While vinyl records have been around for the better part of a century, the music reproduction and playback offering has started to grow more popular again, taking away sales from compact discs and MP3 downloads. However, for many music fans, they may wonder why people are purchasing vinyl and see it as a step backwards in quality. To truly understand this though, it is necessary to answer myths regarding whether or not vinyl is better than digital.
This is one of the most commonly cited reasons behind vinyl being better than digital. Now, this is not actually true. A properly formatted and implemented digital audio recording can sound just as good as analog. However, there is some truth to the saying, from a certain point of view. The key phrase is "properly formatted digital audio recording." Neither CD or MP3 provides this. The audio is compressed down in both formats, which means audio information is stripped away from the file in order to fit it onto a disc or MP3 download. Due to this, when comparing just CD or MP3 to vinyl, vinyl does sound better because it is not compressed.
The human ear picks up audio information differently from a microphone, so there is going to be some discrepancies between what is heard and what is recorded. This, in a way, is true. The better equipment is recording a format of audio, but it is not true sound (which is why a live, acoustic performance always sounds better than a CD or vinyl). This, however, does not have an impact on how the information is presented on vinyl or CD. It all comes down to how it is presented. Now, there are true, uncompressed digital file downloads that can be obtained, and if so, the quality is going to be that of vinyl.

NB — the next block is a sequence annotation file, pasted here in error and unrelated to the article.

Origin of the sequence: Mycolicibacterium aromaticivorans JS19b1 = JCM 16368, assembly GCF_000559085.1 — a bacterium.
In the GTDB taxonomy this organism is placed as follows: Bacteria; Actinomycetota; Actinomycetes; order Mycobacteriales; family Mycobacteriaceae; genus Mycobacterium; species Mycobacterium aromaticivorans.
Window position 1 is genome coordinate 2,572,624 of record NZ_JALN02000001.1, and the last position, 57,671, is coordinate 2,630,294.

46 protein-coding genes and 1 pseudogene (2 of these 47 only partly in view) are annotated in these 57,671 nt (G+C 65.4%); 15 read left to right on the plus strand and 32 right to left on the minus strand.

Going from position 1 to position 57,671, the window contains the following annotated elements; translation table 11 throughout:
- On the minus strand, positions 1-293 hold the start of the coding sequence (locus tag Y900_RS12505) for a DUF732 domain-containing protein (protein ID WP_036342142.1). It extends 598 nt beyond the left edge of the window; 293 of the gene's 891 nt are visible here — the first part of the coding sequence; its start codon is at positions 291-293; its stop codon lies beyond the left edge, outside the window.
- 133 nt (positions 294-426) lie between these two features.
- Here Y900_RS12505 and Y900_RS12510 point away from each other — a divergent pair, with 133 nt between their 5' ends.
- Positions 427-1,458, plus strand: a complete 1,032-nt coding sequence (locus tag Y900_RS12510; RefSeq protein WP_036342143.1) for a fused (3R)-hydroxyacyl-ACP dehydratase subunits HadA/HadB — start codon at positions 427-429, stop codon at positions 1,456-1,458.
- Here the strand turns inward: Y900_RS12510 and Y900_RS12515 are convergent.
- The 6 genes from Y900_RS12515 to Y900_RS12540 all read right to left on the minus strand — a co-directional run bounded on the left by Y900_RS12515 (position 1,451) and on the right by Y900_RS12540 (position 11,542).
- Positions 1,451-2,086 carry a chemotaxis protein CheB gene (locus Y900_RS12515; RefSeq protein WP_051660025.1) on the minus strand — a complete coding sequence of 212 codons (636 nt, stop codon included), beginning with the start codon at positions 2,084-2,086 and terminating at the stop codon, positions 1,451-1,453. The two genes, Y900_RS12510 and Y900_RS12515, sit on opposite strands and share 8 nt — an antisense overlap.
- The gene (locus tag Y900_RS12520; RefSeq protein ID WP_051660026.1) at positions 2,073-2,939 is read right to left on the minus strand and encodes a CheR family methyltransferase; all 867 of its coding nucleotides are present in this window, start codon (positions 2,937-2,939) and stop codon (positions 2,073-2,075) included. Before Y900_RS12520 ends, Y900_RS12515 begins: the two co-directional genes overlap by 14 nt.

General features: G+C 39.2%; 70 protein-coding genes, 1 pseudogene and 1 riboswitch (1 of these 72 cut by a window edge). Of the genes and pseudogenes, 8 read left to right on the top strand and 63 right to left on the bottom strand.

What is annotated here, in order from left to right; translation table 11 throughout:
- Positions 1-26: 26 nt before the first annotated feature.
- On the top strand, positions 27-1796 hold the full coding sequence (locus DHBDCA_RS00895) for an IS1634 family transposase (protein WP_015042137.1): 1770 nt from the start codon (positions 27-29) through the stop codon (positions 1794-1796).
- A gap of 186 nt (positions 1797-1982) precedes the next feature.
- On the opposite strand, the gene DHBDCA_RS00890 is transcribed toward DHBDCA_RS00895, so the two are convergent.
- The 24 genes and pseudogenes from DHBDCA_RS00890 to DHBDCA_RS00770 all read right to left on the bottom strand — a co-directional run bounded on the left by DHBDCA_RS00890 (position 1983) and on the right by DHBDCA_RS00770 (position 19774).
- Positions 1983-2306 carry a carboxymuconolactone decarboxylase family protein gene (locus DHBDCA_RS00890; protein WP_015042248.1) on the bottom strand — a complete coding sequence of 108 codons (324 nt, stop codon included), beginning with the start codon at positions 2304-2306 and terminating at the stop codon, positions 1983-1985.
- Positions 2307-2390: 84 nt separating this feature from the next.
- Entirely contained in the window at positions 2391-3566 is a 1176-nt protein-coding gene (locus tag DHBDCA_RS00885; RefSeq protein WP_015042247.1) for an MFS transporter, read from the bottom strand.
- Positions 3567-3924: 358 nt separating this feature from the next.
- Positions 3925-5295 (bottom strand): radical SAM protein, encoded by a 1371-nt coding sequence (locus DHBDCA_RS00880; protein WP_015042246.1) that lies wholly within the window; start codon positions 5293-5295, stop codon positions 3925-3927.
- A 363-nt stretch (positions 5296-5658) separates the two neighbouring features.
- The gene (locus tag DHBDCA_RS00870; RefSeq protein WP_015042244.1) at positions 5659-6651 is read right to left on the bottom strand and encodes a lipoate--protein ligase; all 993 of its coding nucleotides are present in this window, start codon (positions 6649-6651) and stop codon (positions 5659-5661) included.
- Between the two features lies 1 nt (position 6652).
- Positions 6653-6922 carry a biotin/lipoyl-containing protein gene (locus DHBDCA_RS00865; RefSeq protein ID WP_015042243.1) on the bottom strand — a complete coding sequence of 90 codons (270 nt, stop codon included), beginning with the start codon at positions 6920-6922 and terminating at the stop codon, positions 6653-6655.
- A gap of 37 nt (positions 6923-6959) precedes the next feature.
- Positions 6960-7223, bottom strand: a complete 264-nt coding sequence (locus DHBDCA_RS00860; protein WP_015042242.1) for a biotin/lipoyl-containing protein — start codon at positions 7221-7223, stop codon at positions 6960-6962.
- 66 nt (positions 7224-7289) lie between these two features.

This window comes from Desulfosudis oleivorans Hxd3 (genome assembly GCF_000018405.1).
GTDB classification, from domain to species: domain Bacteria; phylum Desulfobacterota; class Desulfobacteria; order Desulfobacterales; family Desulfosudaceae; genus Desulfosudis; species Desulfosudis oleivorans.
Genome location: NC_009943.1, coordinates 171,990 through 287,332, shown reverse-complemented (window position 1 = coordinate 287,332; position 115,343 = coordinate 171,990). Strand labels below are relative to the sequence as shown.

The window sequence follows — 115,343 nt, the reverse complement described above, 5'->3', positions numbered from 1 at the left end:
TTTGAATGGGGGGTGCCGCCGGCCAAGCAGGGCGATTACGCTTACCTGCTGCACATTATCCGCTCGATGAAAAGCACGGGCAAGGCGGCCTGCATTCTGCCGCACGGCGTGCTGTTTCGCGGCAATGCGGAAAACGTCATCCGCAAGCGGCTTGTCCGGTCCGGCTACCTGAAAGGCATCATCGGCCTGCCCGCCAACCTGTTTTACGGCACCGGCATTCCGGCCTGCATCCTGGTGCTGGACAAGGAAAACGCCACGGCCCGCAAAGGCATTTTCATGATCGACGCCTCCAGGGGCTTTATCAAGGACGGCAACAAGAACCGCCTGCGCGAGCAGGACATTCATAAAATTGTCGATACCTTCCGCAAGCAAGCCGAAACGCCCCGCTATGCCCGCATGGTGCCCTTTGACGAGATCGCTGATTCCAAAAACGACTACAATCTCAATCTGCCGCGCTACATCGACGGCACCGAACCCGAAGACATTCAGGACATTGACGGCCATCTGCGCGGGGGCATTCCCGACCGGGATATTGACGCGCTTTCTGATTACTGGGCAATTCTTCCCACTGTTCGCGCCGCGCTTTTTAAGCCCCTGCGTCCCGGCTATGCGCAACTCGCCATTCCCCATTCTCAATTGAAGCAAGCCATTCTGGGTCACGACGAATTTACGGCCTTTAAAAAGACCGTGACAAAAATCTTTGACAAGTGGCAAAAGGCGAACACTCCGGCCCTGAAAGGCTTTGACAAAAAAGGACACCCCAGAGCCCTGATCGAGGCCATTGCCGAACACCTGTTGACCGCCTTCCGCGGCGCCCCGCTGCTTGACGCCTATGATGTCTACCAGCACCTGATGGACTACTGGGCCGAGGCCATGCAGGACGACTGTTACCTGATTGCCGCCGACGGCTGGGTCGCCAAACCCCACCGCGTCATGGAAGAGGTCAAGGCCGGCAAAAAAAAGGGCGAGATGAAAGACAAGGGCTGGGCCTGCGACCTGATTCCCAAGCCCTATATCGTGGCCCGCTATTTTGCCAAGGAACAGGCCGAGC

The notion of expense really has nothing to do with audio quality. A newly released album on vinyl is often going to cost double what a digital download or CD costs, but this is more because of the material used in vinyl than because of the quality of audio. Non-compressed audio files can usually be purchased for less than vinyl, although it requires a media device that can store and ready these audio files to function properly.
Many albums produced nowadays are designed to be played loud. However, many people associate loud with better, but this is completely false. Loud simply covers up other mid tone and high tones of the performance and, in fact, flatten the audio recording. Most digital recordings are recorded to be played in clubs and on the radio, where people want it loud, with heavy beats. Even Beats headphones alter the way people hear the music by increasing the bass volume, which makes the song sound louder). When comparing a vinyl record to an MP3, the digital file is most likely going to sound louder. On the other hand, the vinyl is going to have clearer sounding information, which ultimately provides a cleaner and better musical experience.
Many vinyl vans like to preach vinyl is all analog, but chances are, this is not the case. Most modern vinyl albums are produced with digital master cuts and then pushed over to analog. This means some vinyl albums are actually compressed, CD quality content on the vinyl, which means the vinyl really does not sound better. It needs to come from a high-resolution audio format or from a complete analog recording.
There is an almost warm feeling to a vinyl, with a light hum produced. This, however, is not studio air. It is from the production of the lacquer on the album that goes through the production and printing process. Higher quality turn tables and sound systems are required to avoid this.
Most musicians really have no say over how their music is produced. They sign their record deal and do what the record companies say. An MP3 costs nothing to produce and returns almost complete profit. It simply is cheaper to produce. Musicians who have full control over their music (such as Jack White and Neil Diamond) produce all analog records because they want the quality of music heard.